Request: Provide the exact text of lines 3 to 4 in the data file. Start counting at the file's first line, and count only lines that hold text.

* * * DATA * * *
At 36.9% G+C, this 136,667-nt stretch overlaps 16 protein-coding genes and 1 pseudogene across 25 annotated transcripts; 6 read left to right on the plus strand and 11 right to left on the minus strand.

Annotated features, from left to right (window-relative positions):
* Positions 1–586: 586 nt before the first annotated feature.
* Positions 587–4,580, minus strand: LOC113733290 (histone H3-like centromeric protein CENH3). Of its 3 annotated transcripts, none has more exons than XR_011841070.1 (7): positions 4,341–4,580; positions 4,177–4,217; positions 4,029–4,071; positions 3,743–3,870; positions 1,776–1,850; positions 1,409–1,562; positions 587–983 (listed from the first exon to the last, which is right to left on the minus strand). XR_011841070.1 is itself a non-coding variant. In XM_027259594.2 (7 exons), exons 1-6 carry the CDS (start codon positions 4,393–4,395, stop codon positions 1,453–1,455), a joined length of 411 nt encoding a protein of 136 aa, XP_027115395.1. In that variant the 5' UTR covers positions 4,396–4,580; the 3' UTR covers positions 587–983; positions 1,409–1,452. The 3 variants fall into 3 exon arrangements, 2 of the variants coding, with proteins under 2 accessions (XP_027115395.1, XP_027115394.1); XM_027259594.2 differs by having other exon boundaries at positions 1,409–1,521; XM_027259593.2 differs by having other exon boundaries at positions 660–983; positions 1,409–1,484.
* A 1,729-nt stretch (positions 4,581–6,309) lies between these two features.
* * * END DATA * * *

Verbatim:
* Positions 1–586: 586 nt before the first annotated feature.
* Positions 587–4,580, minus strand: LOC113733290 (histone H3-like centromeric protein CENH3). Of its 3 annotated transcripts, none has more exons than XR_011841070.1 (7): positions 4,341–4,580; positions 4,177–4,217; positions 4,029–4,071; positions 3,743–3,870; positions 1,776–1,850; positions 1,409–1,562; positions 587–983 (listed from the first exon to the last, which is right to left on the minus strand). XR_011841070.1 is itself a non-coding variant. In XM_027259594.2 (7 exons), exons 1-6 carry the CDS (start codon positions 4,393–4,395, stop codon positions 1,453–1,455), a joined length of 411 nt encoding a protein of 136 aa, XP_027115395.1. In that variant the 5' UTR covers positions 4,396–4,580; the 3' UTR covers positions 587–983; positions 1,409–1,452. The 3 variants fall into 3 exon arrangements, 2 of the variants coding, with proteins under 2 accessions (XP_027115395.1, XP_027115394.1); XM_027259594.2 differs by having other exon boundaries at positions 1,409–1,521; XM_027259593.2 differs by having other exon boundaries at positions 660–983; positions 1,409–1,484.